City: What would you do differently from the Johnson administration when it comes to economic development?
Duffy: I'd form an economic-development impact team of business leaders, community leaders, and labor leaders that would create a business plan for our city. The plan would start with a one- or two-year objective. I want to hit on the highest impact areas I can. I'd put together a team that thinks only about bringing wealth and economic development to Rochester.
This same group would drive to Albany and meet with our state delegation to help foster changes. A similar trip would be taken to visit federal officials in Washington. And it's important we do that as a bi-partisan team.
I'd examine every practice we have. I'd want to make an assessment. Are we doing things that could inhibit business growth and development? And from that analysis, I'd look at every opportunity to reduce bureaucracy, to reduce waiting and cycle times for applications, and try to create a one-stop shop in City Hall that would be geared toward facilitating business development and growth.
The city's economic development department takes a lot of heat for being more about regulation than development. We've heard several times that it can think of lots of reasons not to do something. Do you believe those criticisms are fair? If so, what would you do about them?
I've heard the stories. Look, I want to be able to assemble one of the most business-friendly groups I can find. But I've made no decisions on appointments.
I'm very mindful of what I've heard. Whatever impediments that are that stop our growth, I intend to work through and eliminate very quickly. We're gonna roll out the red carpet for investors. I want them to come, buy property, open businesses. I want them to see Rochester as a tremendous opportunity.
Would you support city tax incentives to spur business development?
I would look at every conceivable financial incentive and package I could put together from the city, state, and federal government to keep businesses here and encourage more to come.
Would you spend city money on preparing development-ready sites, dealing with environmental problems to get them ready?
I think we have to look at preparing shovel-ready sites. It's a very expensive proposition, especially with brownfield cleanups. But there is money available. Perhaps we can make a case to increase that funding stream. It may be a shared responsibility with the city and investors, but we have too much empty commercial space. If you cannot create an environment where an investor can at least see some kind of a profit, they're not going to invest.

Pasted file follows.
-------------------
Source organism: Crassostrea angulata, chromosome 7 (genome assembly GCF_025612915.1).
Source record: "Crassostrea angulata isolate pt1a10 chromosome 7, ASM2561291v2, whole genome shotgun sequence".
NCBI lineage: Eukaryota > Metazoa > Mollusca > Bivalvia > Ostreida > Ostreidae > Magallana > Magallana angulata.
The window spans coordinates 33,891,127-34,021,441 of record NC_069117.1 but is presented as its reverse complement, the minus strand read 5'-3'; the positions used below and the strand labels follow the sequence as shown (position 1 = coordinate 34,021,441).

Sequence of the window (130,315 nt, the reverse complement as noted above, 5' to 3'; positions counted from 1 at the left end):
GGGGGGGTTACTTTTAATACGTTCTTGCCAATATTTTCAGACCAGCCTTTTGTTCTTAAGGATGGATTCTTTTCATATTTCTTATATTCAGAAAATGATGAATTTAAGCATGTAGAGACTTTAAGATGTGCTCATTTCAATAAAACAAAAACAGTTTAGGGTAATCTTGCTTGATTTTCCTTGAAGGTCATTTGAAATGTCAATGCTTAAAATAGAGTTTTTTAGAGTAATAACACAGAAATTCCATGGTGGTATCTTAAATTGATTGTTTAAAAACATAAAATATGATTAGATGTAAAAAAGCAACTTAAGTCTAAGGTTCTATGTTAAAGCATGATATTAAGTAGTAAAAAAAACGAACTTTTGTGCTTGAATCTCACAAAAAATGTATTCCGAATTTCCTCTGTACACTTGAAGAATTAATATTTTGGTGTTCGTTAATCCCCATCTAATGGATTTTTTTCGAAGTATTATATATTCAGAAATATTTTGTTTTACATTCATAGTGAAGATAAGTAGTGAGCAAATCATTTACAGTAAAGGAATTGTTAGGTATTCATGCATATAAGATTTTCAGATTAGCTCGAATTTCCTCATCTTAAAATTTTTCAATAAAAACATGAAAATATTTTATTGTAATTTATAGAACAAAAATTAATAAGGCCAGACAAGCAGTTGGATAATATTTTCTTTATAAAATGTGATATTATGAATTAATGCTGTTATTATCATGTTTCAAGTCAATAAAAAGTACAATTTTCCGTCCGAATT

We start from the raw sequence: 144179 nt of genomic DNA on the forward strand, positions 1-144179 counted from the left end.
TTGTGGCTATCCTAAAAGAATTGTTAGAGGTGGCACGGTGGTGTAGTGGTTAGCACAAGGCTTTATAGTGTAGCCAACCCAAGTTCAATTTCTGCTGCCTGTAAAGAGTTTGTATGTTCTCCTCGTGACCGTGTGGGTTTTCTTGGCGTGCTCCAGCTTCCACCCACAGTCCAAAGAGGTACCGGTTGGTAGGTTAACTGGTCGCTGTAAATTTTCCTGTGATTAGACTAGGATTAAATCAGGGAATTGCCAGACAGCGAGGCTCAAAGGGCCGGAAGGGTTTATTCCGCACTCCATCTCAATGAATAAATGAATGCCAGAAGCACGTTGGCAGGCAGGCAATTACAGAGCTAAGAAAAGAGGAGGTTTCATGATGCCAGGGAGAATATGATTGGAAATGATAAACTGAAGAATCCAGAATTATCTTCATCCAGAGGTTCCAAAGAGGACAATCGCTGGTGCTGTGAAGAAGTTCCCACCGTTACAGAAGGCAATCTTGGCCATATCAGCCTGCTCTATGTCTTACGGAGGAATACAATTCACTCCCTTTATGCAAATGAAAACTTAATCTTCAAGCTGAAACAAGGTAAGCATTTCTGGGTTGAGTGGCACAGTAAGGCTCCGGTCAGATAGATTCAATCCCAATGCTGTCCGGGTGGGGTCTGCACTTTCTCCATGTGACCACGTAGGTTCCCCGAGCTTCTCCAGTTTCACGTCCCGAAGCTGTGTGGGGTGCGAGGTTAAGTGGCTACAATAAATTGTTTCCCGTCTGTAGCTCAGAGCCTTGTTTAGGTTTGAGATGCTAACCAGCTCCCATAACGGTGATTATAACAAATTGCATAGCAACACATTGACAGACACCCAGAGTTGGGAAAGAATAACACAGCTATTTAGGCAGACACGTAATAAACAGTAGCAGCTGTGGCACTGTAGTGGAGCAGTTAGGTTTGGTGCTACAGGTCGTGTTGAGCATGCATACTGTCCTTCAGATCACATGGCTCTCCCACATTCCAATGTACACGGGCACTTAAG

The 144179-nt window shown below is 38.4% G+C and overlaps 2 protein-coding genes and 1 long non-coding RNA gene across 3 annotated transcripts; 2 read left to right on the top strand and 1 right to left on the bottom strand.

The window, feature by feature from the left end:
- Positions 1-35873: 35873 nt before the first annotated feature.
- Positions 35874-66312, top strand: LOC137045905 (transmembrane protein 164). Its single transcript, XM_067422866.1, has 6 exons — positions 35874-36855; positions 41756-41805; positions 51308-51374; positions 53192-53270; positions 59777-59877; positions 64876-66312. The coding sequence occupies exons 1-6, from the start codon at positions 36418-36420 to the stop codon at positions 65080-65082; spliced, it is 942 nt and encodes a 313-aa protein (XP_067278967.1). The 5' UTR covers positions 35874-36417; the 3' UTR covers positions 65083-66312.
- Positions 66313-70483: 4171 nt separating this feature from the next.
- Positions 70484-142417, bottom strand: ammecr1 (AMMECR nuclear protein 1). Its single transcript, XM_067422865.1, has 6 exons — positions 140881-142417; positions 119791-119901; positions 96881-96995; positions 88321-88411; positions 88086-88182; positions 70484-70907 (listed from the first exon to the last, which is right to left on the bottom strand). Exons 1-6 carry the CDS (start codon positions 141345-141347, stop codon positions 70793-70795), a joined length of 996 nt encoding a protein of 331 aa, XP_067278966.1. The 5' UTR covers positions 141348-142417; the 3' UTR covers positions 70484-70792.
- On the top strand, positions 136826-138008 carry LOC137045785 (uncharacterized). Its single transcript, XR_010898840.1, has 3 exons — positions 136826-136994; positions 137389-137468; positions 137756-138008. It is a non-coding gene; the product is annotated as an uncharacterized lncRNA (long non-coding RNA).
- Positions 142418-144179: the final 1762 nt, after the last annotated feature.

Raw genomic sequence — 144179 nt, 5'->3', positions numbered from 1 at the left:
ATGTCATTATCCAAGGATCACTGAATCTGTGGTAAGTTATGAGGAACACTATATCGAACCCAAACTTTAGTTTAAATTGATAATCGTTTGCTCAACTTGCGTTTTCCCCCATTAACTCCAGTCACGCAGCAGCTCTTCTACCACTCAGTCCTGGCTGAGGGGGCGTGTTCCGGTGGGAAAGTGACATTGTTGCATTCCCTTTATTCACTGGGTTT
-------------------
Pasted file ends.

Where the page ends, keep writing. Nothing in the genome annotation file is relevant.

What, if anything, should be changed in the relationship between the various economic-development bodies throughout Monroe County?
I would fully support Greater Rochester Enterprise in any way I can. GRE is responsible for putting Rochester on the radar for areas outside this region.
We have a lot of ability to resurrect things from the inside, but we need to make sure other governmental agencies are part of this process.
I've heard that Rochester is seen in Albany as a successful city that doesn't need the same amount of help as other upstate cities. I think that's a cop-out. Especially when we're the only upstate city that continues to lose jobs.
What would you do to provide jobs for the unemployed?
Federal and state funding is important. What sounds good in a budget cutting session, I see the impacts on the street. It is making the case with data and specific facts as to why certain funding for job training and jobs is so important. And job training is important not only for the people being cut by the Valeos and Kodaks. But also for young people who have chosen to leave school for the streets. I'm a big believer in enhancing what Edison Tech provides. An incredible living can be made by being a skilled tradesperson, a plumber or electrician.
It's taking some of the problems we have and preparing our workforce to address them. Take demolition, for instance: I intend to either rehab our 2,100-plus vacant houses and get families in them, or take them down and offer them for a dollar to a neighbor for a garden or parking spot. I want to remove the blight that we have. Something as simple as demolition and rehab of homes --- we can create jobs and help our city at the same time.
As mayor, I'd be looking to the business community for help. We need to generate revenue to support jobs, and I'll seek their assistance in investing or providing part-time jobs. We can fill this void if we work together.